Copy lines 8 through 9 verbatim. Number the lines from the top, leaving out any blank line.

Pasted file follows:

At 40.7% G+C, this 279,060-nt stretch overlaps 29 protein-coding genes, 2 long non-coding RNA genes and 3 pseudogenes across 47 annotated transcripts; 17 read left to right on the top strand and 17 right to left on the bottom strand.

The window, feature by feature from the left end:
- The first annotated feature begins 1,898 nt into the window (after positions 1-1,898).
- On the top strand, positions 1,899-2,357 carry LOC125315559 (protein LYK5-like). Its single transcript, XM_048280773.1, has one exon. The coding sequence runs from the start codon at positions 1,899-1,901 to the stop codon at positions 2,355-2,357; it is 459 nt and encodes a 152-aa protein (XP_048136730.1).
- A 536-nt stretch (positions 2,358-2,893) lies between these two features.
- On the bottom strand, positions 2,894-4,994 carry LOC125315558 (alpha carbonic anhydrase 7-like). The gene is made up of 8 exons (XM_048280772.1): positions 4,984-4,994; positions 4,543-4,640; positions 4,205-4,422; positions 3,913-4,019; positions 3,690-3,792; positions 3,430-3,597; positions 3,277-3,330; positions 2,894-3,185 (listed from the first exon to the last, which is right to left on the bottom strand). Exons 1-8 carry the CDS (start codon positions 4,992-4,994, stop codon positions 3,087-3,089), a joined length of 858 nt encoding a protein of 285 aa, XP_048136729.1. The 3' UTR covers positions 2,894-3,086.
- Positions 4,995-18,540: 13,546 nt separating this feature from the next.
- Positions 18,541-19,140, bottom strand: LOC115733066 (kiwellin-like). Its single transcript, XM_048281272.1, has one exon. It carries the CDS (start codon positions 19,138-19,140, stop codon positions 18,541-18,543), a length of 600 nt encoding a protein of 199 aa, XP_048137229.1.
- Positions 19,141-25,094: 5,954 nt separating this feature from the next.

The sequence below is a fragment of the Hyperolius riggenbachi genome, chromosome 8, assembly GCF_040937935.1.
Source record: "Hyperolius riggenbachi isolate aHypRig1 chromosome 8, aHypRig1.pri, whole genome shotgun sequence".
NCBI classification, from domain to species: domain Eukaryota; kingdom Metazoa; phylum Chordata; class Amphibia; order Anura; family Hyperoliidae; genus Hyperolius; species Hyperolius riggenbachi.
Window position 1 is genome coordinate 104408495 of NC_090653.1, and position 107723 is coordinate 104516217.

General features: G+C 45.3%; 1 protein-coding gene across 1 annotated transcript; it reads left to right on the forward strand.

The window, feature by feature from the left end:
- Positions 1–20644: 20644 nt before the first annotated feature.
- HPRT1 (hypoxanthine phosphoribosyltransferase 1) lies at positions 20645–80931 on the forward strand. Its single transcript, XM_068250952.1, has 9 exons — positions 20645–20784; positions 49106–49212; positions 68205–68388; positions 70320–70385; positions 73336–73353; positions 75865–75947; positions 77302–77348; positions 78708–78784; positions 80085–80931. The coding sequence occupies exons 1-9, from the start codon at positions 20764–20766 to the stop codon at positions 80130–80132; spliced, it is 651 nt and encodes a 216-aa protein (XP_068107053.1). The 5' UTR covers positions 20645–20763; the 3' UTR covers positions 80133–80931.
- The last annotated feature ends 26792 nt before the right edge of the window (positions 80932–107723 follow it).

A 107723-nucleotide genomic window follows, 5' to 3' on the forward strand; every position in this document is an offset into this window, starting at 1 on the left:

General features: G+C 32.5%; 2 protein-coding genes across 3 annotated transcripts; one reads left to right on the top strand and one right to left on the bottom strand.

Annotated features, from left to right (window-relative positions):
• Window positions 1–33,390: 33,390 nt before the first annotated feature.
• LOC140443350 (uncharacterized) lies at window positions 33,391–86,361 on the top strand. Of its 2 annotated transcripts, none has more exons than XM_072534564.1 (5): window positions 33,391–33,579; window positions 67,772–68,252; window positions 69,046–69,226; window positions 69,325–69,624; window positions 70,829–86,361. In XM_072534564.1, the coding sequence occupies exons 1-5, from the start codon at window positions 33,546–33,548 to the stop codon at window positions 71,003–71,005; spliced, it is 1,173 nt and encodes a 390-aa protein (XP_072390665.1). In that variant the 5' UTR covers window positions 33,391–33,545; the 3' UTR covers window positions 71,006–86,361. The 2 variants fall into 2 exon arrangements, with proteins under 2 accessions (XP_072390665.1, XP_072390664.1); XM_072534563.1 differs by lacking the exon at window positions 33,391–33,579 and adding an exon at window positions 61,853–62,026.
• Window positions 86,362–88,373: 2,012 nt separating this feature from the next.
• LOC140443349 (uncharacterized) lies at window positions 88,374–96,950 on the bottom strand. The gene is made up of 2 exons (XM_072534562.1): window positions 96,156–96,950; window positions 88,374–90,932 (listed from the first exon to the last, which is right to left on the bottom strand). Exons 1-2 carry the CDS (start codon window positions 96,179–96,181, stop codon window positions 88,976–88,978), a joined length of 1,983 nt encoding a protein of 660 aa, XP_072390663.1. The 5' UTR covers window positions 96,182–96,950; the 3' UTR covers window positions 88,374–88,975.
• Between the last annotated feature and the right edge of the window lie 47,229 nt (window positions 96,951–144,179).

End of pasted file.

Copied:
- Positions 18,541-19,140, bottom strand: LOC115733066 (kiwellin-like). Its single transcript, XM_048281272.1, has one exon. It carries the CDS (start codon positions 19,138-19,140, stop codon positions 18,541-18,543), a length of 600 nt encoding a protein of 199 aa, XP_048137229.1.
- Positions 19,141-25,094: 5,954 nt separating this feature from the next.